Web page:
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After User Complaints, Twitter Backtracks Changes To Its Blocking Function

An emergency meeting was held to discuss the changes, says one source.

A revolt by users has forced Twitter to revert recent changes it made to its blocking functionality just hours after they were implemented. There were some well-thought-out analogies for the move:

This tweet's author, Ed Casey, followed it up with another pearl.

The original method prevented blocked users from sending tweets to users and reading their feed, while yesterday's change allowed the blocked user to do this, and instead, their activity was rendered invisible to the person who had done the blocking.

According to Reuters, the firm held an emergency meeting on Thursday night after a wave of complaints. An announcement on the firm's blog by Michael Sippey, Twitter's VP of product, said this: "Earlier today, we made a change to the way the 'block' function of Twitter works. We have decided to revert the change after receiving feedback from many users—we never want to introduce features at the cost of users feeling less safe. Any blocks you had previously instituted are still in effect."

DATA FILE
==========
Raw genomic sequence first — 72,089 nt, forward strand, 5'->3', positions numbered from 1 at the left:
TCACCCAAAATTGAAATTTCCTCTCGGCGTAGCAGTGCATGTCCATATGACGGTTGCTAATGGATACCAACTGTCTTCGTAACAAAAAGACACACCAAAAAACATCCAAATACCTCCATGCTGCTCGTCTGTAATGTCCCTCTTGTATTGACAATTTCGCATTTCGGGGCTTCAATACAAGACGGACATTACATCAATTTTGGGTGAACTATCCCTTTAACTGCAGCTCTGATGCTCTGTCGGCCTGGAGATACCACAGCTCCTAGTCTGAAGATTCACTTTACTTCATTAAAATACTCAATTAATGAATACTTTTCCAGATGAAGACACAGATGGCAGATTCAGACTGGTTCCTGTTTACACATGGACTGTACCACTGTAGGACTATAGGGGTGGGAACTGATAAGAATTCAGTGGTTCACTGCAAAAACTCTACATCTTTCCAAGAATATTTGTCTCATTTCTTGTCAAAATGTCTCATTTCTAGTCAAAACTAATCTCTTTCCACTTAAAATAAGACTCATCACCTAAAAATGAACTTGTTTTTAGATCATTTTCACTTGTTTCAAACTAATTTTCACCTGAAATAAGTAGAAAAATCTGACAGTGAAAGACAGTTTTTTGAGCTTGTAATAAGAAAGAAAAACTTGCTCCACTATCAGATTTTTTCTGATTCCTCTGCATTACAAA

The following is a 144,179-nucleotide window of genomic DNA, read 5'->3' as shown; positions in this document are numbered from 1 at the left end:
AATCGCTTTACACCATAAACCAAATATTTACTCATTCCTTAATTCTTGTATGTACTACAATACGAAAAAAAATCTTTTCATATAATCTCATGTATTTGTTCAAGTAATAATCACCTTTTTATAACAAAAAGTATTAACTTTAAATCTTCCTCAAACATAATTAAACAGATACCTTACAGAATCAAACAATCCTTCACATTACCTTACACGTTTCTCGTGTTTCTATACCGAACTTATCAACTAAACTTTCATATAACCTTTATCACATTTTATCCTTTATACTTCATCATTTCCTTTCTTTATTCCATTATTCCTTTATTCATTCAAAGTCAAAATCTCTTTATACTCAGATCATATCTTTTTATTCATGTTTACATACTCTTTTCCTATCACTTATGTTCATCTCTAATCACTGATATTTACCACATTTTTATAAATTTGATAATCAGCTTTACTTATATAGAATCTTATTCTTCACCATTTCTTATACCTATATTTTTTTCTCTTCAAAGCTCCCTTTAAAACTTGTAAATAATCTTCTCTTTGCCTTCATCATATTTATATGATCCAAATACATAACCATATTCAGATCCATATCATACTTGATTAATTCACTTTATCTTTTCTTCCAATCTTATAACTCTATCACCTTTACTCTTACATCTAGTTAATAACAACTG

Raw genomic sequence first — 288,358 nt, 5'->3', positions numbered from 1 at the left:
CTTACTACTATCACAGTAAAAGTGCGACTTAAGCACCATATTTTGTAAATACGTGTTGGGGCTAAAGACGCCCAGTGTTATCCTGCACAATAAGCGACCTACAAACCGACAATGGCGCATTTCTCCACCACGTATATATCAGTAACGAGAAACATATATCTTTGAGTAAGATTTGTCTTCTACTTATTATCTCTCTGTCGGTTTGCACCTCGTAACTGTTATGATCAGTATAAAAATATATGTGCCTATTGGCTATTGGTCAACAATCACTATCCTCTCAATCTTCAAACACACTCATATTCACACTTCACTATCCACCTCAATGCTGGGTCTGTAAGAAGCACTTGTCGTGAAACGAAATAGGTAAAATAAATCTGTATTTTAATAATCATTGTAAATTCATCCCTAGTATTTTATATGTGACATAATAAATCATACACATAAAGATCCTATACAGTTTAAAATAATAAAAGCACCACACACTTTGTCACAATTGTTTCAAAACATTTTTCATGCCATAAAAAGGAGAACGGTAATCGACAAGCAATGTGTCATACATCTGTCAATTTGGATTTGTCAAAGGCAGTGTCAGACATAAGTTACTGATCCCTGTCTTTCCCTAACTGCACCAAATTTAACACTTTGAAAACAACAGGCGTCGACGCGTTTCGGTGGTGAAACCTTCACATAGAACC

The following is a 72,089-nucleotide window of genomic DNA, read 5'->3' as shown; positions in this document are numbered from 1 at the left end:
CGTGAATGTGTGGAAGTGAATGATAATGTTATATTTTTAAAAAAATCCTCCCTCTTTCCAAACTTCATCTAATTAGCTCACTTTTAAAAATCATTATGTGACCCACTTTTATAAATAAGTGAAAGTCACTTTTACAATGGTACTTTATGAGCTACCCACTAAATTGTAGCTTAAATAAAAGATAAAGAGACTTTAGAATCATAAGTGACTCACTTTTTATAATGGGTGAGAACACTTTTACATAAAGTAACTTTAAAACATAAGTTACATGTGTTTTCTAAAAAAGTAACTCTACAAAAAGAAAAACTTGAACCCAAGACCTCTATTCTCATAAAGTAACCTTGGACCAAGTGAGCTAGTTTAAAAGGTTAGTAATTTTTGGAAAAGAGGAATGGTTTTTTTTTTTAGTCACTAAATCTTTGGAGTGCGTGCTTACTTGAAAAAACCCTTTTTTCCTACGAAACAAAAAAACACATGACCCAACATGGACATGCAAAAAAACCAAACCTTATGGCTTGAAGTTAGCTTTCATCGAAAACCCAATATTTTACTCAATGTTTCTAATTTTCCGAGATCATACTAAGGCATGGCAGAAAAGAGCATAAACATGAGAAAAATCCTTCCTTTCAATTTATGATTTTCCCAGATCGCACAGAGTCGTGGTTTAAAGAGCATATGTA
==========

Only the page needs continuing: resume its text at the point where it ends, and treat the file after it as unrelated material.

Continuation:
Last month the firm backtracked on its plans to allow users to Direct Message anyone on the network.

[Image: Flickr user Mel B.]

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  • The problem is, lying politicians use the block feature to evade challenge and scrutiny.

    There should be a flag button. If you're blocked by a politician (or journalist) you would be able to flag that they are. If lots of people flag, then the block should be lifted.

    Remember that politicians are supposed to be in our service. They need to be compelled into acting it.